The vacancy of an accommodation referred to in this Section means the vacancy of the entire accommodation in the tenancy of any person and cannot refer to the tenant's not using, for the time being, part of the accommodation which had been let out to him as a result of the transaction of the contract of tenancy between him and the landlord. If a tenant vacates a portion of the accommodation in his tenancy and lets any other person occupy it, the other persons would be the tenant's sub-tenant and cannot become the tenant of the landlord. So far as the landlord is concerned, the original tenant continued to be his tenant till his tenancy comes to an end in any of the recognised manners. If the vacancy of the accommodation, contemplated by Section 7, included the vacancy of a portion of the accommodation let to a tenant, it may result in anomalous situations. The landlord has no reason to know of the partial disuse of the accommodation let out to the tenant.

He cannot give any notice to the District Magistrate under Clause (a) of Sub-section (1) of Section 7 of the Act. The original tenant continues to be his tenant and the landlord, therefore, cannot accept another person to whom the Rent Control and Eviction Officer allots the part of the accommodation, on being informed by the tenant that he does not want to use that portion of the accommodation let out to him. The new allottee cannot, therefore, be the tenant of the landlord and cannot be the subtenant of the original tenant in view of the allotment order, there being no contract of tenancy between him and the sub-tenant. The landlord may also bring himself within the mischief of Sections 8 and 11 of the U. P. (Temporary) Control of Rent and Eviction Act, 1947.

We, therefore, hold that the disuse by a tenant of a portion of the accommodation let to him does not amount to the tenant's vacating that portion of the accommodation and does not therefore, give any right to the Rent Control and Eviction Officer to allot such portion of the accommodation to another person. It follows, therefore that the Rent Control and Eviction Officer's order, allotting the premises No. 17/3 with the exception of one back room in the occupation of S. Varma to the Annapurna Cafetaria, was an order which he had no right to pass and, therefore, that order should be set aside.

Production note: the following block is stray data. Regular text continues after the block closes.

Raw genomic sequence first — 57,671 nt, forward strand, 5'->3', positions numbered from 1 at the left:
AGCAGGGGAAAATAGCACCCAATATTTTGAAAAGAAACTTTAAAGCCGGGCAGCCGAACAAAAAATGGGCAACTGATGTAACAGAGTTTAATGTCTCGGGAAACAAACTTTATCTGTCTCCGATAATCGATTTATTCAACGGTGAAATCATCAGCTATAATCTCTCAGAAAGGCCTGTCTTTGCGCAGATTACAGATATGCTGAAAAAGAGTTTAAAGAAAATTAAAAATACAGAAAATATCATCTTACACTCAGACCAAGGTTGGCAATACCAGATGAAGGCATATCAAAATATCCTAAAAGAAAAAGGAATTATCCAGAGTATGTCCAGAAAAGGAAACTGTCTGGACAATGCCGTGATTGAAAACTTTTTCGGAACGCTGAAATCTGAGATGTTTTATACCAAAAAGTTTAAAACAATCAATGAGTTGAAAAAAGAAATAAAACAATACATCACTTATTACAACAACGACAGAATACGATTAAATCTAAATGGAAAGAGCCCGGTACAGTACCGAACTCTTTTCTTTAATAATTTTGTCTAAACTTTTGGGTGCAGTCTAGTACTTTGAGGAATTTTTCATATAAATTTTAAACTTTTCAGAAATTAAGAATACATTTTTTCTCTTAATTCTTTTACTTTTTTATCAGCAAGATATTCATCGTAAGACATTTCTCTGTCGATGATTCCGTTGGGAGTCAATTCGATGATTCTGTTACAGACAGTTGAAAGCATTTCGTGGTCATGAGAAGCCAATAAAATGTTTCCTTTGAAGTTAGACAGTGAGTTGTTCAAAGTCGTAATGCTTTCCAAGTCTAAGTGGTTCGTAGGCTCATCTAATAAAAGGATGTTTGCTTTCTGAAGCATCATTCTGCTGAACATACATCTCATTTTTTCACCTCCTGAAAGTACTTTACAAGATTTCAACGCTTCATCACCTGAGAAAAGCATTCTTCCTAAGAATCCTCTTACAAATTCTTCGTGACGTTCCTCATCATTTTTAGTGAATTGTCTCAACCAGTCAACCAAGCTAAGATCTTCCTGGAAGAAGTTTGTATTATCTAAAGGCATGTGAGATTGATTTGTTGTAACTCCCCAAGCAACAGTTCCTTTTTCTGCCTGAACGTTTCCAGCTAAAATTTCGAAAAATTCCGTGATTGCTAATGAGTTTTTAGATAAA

19. Learned Counsel for the opposite parties further submitted that if the tenant could not vacate the portion of the accommodation, the allottee, in the present case, would be the subtenant and the applicants could, therefore, take legal action against the tenant for sub-letting in view of Section 3(1)(e) and Section 7(3) of the Act. We have already indicated that the order of the Rent Control and Eviction Officer is not an order to the effect that the Annapurna Cafetaria would be a sub-tenant of the tenant. The order is directed against the landlords and is with respect to the Annapurna Cafetaria becoming the tenant of the accommodation in suit. Further, Section 7(3) provides :

'7(3) : No tenant shall sub-let any portion of the accommodation in his tenancy except with the permission in writing of the landlord and of the District Magistrate previously obtained.'

It follows that the Rent Control and Eviction Officer's order alone could not have been sufficient for the creation of the sub-tenancy in favour of the Annapurna Cafetaria. There should also have been the consent of the landlords in writing. It would thus appear that the Rent Control and Eviction Officer's order of allotment, if given effect to as an order creating the subtenancy, would amount to condoning an order of the Rent Control and Eviction Officer which he could not have legally passed.

20. In view of the above, we quash the order of allotment passed by the Rent Control and Eviction Officer in favour of the Annapurna Cafetaria opposite party No. 2 on the 4th or 5th of March, 1953, with respect to premises No. 17/3, the Mall, Kanpur, except one back room previously in the occupation of Sri S. Varma. We further order opposite party No. 1 on whose behalf the case was contested, to pay costs to the applicants which we assess at Rs. 200/-.

21. We order that the three letters filed bythe learned Standing Counsel under our direction be returned to him.